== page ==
U.S. government regulations for virtual currencies

by on March 21, 2013 at 12:32 pm in Current Affairs, Law | Permalink

Here is part of one summary:

The major boon from the document for Bitcoin is this: users get off lightly. In fact, FINCEN does not intend to touch mere users of virtual currency at all; the document states, “a user who obtains convertible virtual currency and uses it to purchase real or virtual goods or services is not an MSB under FinCEN’s regulations. Such activity, in and of itself, does not fit within the definition of “money transmission services” and therefore is not subject to FinCEN’s registration, reporting, and recordkeeping regulations for MSBs.” The document also offers protection from “prepaid access” laws that regulate gift cards and the like, saying that “a person’s acceptance and/or transmission of convertible virtual currency cannot be characterized as providing or selling prepaid access because prepaid access is limited to real currencies.” Finally, even exchanges are safe from “foreign exchange” regulation, the set of rules governing businesses that offer exchange between two or more national currencies.

The regulations are here, and the pointer is from Jeff Garzik.  On the topic, there is a very good short essay by Eli Dourado.

prior_approval March 21, 2013 at 1:37 pm

It has been a half hour, and no one has mentioned the regulatory framework for fictional currencies like quatloos?

RPLong March 21, 2013 at 1:45 pm

Part of me wonders if the reason they are protecting users is because the US gov’t itself conducts covert transactions using Bitcoin. I have actually often wondered to what degree the US gov’t is using Bitcoins.

prior_approval March 21, 2013 at 1:56 pm

‘I have actually often wondered to what degree the US gov’t is using Bitcoins’

Or ‘minting’ them – I’m pretty sure the NSA could crank out a lot of Bitcoins if it wished.

Yancey Ward March 21, 2013 at 2:01 pm

But not unlimited.

prior_approval March 21, 2013 at 2:09 pm

Nope, it’s true, Bitcoin does have a hard limit. Which makes Bitcoin something of a bit player actually.

But how good would the NSA be at counterfeiting Bitcoin?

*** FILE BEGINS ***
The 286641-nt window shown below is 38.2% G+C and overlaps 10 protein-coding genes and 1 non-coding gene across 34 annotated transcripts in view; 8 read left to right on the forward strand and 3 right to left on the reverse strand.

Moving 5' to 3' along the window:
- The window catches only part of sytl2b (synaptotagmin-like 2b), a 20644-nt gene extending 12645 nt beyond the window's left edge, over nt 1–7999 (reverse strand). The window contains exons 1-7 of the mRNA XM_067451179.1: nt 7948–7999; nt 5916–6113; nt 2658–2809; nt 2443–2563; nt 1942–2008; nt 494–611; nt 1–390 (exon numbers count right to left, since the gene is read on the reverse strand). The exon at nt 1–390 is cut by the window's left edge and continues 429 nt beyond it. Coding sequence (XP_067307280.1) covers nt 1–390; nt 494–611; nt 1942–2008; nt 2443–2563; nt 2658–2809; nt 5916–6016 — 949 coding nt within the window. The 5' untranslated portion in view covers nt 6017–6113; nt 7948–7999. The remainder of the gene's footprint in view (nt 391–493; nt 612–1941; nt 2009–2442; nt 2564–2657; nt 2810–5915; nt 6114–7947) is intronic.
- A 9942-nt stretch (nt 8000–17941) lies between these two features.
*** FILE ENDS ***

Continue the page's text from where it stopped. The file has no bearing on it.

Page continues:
Which then leads to the idea that maybe the U.S. doesn’t care all that much about Bitcoin because it already possesses the technical ability to spike the Bitcoin well with the appropriate digital countermeasures.

Rahul March 21, 2013 at 2:13 pm

But how good would the NSA be at counterfeiting Bitcoin?

Not very. AFAIK it is cryptographically secure.

Unless a single person had malicious control over more than 50% of all Bitcoin hosts I think fraud is impossible.

bluto March 21, 2013 at 2:42 pm

It’s generally presumed by most in the encryption community that no crypto security can withstand the NSA, they simply don’t play the game on the same scale as everyone else.

F. Lynx Pardinus March 21, 2013 at 3:07 pm

bluto: “It’s generally presumed by most in the encryption community that no crypto security can withstand the NSA, ”

Well, there’s at least 3 definitions of “not withstanding.” 1) There’s a flaw in the algorithm that can be exploited. 2) The NSA throws insanely massive hardware at the algorithm. 3) There’s a flaw in the consumer implementation of the algorithm that can be exploited.

I would rank them in order of probability as 3>2>1. Which were you referring to?

Anon March 21, 2013 at 3:40 pm

The NSA can easily destroy the bitcoin network via the double spending attack if they can control 51% of the total bitcoin network. At the current size of network, we are looking at 200 million dollars in hardware costs. It really isn’t very much cost for the NSA….

http://bitcoin.stackexchange.com/questions/7246/is-the-minimum-amount-of-money-required-to-purchase-50-hash-power-equal-to-max

Dan Weber March 21, 2013 at 5:54 pm

No, lots of people in the crypto community don’t assume the NSA can break anything it wants.

However, it is believed that 1) their crypto people are smarter than anyone else’s, and 2) they can break some things that the rest of the community doesn’t know how to break, and 3) the value the NSA has in keeping #2 a secret is so huge that they aren’t going to waste that powder on anything but the most existential threats to the country.

JWatts March 21, 2013 at 6:49 pm

The NSA wouldn’t waste it’s time with Bitcoin.

As of March 2013, the monetary base of bitcoin is valued at over $500 million USD.

The NSA owns computers that cost more than $500 million!

dan1111 March 22, 2013 at 3:15 am

Why attack it when they can just regulate it? The latter is much more likely to lead to its death.

Anonymous Coward March 21, 2013 at 2:33 pm

” I’m pretty sure the NSA could crank out a lot of Bitcoins if it wished.”

Why, I think I know the solution to our budget deficit problems! :-D

Miles March 21, 2013 at 1:52 pm

link to “part of one summary” is broken

steve March 21, 2013 at 6:05 pm

Bitcoin is small beer. Hence, the government is ignoring it. Now if there were the correct ugly economic troubles then bitcoins could end up being worth hundreds of thousands or even milions of U.S. dollars. Think Zimbabwe. Under those condition, Bitcoin would no longer be ignored, and the government would reach out it’s greedy hands.

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